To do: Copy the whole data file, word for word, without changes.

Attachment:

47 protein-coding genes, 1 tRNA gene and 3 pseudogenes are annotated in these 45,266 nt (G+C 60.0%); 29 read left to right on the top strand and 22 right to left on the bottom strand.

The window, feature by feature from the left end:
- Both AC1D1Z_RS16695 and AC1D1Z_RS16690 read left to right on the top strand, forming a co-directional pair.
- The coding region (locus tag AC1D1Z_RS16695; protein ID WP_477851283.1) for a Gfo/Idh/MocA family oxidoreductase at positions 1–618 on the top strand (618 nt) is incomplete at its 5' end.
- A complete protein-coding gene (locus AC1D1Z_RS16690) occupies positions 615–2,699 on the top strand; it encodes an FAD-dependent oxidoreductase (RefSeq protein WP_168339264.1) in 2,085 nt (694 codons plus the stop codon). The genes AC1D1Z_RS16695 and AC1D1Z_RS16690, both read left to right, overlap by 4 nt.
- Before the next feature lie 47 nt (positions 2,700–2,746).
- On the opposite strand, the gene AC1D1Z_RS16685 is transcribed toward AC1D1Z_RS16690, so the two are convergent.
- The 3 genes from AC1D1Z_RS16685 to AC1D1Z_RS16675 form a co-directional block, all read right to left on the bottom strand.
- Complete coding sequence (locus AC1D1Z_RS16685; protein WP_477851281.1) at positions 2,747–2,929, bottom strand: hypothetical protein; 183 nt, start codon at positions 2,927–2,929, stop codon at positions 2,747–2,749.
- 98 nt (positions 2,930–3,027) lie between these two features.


47 protein-coding genes, 1 tRNA gene and 3 pseudogenes are annotated in these 45,266 nt (G+C 60.0%); 29 read left to right on the top strand and 22 right to left on the bottom strand.

The window, feature by feature from the left end:
- Both AC1D1Z_RS16695 and AC1D1Z_RS16690 read left to right on the top strand, forming a co-directional pair.
- The coding region (locus tag AC1D1Z_RS16695; protein ID WP_477851283.1) for a Gfo/Idh/MocA family oxidoreductase at positions 1–618 on the top strand (618 nt) is incomplete at its 5' end.
- A complete protein-coding gene (locus AC1D1Z_RS16690) occupies positions 615–2,699 on the top strand; it encodes an FAD-dependent oxidoreductase (RefSeq protein WP_168339264.1) in 2,085 nt (694 codons plus the stop codon). The genes AC1D1Z_RS16695 and AC1D1Z_RS16690, both read left to right, overlap by 4 nt.
- Before the next feature lie 47 nt (positions 2,700–2,746).
- On the opposite strand, the gene AC1D1Z_RS16685 is transcribed toward AC1D1Z_RS16690, so the two are convergent.
- The 3 genes from AC1D1Z_RS16685 to AC1D1Z_RS16675 form a co-directional block, all read right to left on the bottom strand.
- Complete coding sequence (locus AC1D1Z_RS16685; protein WP_477851281.1) at positions 2,747–2,929, bottom strand: hypothetical protein; 183 nt, start codon at positions 2,927–2,929, stop codon at positions 2,747–2,749.
- 98 nt (positions 2,930–3,027) lie between these two features.